“We offer more than 20 varieties, but we can also make custom pies using other people’s recipes,” said Cleve, also known as The Pie Lady, wife of software engineer John Cleve and mom to 5-year-old Eliana.
The signature apple pie, a tangy, tried-and-true classic, won a blue ribbon when Cleve’s father entered it in the North Carolina State Fair competition back in 1997.
“Our pecan pie has a religious following,” said Mullins, who along with other family members, helps bake pies and fill orders. Whether you choose key lime or dark chocolate truffle, lemon meringue or strawberry rhubarb, you can’t go wrong.
What makes these pies so distinctive? The irresistible, tawny crust.
“Since it’s dairy-free, egg-free, soy-free and nut-free, it’s essentially vegan as long as someone doesn’t have trouble with granulated sugar,” said Cleve.
Pies are available by ordering online, and Slice ships nationwide. You can find them locally at The Butcher’s Market, Rey’s Restaurant, and Oak City Meatball Shoppe in Raleigh. Cleve even makes local deliveries in a beautifully restored 1931 Ford Model A coupe named Rosie.
“In addition to selling our pies, we donate to local charities, because we believe in giving back to the community,” said Cleve.
Cleve wants to show Eliana that it’s possible to be a good mother and a passionate entrepreneur.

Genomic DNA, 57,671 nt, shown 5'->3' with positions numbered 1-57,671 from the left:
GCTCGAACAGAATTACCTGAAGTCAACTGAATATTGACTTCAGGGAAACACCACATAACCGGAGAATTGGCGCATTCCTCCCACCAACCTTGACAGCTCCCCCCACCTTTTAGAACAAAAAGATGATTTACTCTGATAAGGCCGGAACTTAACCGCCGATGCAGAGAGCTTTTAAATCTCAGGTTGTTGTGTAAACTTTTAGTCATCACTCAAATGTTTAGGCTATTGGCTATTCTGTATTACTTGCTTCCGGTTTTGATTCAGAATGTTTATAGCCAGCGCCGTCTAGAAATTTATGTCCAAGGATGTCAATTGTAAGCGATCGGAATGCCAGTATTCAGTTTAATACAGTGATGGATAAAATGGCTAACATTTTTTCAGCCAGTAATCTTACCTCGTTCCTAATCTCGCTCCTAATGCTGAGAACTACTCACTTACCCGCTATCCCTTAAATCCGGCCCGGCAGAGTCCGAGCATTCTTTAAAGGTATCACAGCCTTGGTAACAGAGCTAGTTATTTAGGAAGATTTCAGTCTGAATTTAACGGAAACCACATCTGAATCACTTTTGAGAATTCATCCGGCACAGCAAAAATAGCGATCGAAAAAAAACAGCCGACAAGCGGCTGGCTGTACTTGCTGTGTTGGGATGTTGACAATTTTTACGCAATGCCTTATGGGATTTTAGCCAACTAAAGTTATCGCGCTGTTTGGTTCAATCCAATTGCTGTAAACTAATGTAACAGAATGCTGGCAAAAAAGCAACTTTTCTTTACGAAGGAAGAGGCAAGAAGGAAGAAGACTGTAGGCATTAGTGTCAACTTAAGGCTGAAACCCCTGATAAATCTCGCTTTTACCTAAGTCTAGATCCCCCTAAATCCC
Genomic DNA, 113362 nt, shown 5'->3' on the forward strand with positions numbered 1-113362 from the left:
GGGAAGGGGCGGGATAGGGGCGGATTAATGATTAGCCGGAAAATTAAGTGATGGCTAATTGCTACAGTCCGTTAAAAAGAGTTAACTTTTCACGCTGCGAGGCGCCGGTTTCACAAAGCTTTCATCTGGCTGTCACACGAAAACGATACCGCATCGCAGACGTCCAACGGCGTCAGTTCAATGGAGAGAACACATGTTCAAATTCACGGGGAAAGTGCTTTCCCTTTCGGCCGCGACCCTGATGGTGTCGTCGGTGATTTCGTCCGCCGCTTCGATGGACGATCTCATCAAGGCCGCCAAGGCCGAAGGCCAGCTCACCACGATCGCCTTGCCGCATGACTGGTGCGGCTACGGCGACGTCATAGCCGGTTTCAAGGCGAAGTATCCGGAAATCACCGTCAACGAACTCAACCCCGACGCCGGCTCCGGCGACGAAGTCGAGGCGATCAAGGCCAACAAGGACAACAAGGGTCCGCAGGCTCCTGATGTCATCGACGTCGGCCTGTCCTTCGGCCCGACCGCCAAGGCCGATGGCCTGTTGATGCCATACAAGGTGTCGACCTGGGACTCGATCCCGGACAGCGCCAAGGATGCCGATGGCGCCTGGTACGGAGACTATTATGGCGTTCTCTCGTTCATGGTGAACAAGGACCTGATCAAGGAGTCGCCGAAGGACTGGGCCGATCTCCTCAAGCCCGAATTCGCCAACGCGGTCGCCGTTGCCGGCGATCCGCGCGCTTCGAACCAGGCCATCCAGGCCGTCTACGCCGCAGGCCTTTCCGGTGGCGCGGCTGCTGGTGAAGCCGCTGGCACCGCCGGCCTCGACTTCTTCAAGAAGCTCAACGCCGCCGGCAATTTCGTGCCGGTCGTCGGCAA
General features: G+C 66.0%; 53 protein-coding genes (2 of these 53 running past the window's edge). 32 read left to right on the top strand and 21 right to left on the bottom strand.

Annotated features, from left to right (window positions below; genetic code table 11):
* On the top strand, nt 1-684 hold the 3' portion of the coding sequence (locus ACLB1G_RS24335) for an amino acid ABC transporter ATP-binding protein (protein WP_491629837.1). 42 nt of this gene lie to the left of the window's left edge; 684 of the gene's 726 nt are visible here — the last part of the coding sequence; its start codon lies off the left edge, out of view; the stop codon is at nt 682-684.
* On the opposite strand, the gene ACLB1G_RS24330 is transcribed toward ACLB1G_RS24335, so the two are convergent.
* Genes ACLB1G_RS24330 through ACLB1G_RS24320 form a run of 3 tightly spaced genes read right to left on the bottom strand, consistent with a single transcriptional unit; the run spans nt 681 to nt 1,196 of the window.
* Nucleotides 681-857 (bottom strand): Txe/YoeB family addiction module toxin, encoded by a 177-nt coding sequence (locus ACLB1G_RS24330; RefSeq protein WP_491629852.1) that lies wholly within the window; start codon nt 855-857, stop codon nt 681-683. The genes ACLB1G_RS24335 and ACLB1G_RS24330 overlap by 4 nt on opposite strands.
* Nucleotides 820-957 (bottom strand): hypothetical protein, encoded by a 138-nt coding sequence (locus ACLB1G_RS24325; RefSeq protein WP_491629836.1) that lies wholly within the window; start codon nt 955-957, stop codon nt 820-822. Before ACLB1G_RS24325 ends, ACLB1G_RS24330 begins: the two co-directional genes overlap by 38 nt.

“I want to give my daughter all the love and attention she needs, but at the same time I want to empower her to succeed in life.”
Mama Bird’s Cookies + Cream
Several years ago Lesley Richmond bought a small ice cream maker. Her husband and daughters loved the homemade treat so much they shared it with friends.
“People kept telling me how good it was and encouraged me to find a way to sell it,” Richmond said.
As a trial run, Richmond had several vintage carts custom produced and began selling ice cream, cookies, popsicles and other treats. She named the business Mama Bird’s after the nicknames of her youngest daughter, Averi, and oldest daughter, Taylor.
Business is good enough that Richmond plans to open a storefront near downtown Holly Springs by this summer.
“It’s scary to start a brick-and-mortar place, but we hope to be open Thursdays through Sundays at first,” said Richmond, who has teamed up with Sludge Coffee Roaster in the endeavor. She plans to make cinnamon rolls on Sundays.
Mama Bird’s ice cream starts with a rich custard base, adding flavors like chocolate three ways, banana cream pie and maple bacon.
“We’ll have various flavors of cookies, so people can customize their ice cream sandwich,” said Richmond, who also works full-time as outreach coordinator for Meals on Wheels of Wake County. Richmond believes Holly Springs, the town where her husband works as a firefighter, is the perfect spot to open her shop.
Lesley Richmond, founder of Mama Bird’s Cookies + Cream, sold treats from several vintage carts when she started her business. She plans to open a shop in Holly Springs this summer.
“Everybody here has been extremely supportive of me,” she said, “and I want to repay that kindness by giving a portion of my proceeds back to charitable organizations in the community.”
304 N. Main St., Holly Springs